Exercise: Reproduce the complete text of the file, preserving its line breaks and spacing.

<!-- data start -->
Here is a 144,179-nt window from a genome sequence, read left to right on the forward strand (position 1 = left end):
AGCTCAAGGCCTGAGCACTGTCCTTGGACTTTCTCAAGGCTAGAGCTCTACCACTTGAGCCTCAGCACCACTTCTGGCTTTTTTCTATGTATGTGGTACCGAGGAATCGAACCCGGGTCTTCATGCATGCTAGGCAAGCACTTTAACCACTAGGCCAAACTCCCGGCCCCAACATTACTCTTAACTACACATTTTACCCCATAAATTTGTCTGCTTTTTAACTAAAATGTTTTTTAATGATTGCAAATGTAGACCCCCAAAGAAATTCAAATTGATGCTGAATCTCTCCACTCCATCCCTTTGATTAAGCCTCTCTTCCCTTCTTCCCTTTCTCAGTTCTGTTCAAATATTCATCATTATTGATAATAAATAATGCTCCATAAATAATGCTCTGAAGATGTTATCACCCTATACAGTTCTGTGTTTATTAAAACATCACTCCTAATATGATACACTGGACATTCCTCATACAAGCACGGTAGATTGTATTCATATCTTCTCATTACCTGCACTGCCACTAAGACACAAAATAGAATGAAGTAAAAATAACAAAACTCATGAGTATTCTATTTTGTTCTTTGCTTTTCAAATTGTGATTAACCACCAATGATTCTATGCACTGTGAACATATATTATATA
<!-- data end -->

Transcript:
Here is a 144,179-nt window from a genome sequence, read left to right on the forward strand (position 1 = left end):
AGCTCAAGGCCTGAGCACTGTCCTTGGACTTTCTCAAGGCTAGAGCTCTACCACTTGAGCCTCAGCACCACTTCTGGCTTTTTTCTATGTATGTGGTACCGAGGAATCGAACCCGGGTCTTCATGCATGCTAGGCAAGCACTTTAACCACTAGGCCAAACTCCCGGCCCCAACATTACTCTTAACTACACATTTTACCCCATAAATTTGTCTGCTTTTTAACTAAAATGTTTTTTAATGATTGCAAATGTAGACCCCCAAAGAAATTCAAATTGATGCTGAATCTCTCCACTCCATCCCTTTGATTAAGCCTCTCTTCCCTTCTTCCCTTTCTCAGTTCTGTTCAAATATTCATCATTATTGATAATAAATAATGCTCCATAAATAATGCTCTGAAGATGTTATCACCCTATACAGTTCTGTGTTTATTAAAACATCACTCCTAATATGATACACTGGACATTCCTCATACAAGCACGGTAGATTGTATTCATATCTTCTCATTACCTGCACTGCCACTAAGACACAAAATAGAATGAAGTAAAAATAACAAAACTCATGAGTATTCTATTTTGTTCTTTGCTTTTCAAATTGTGATTAACCACCAATGATTCTATGCACTGTGAACATATATTATATA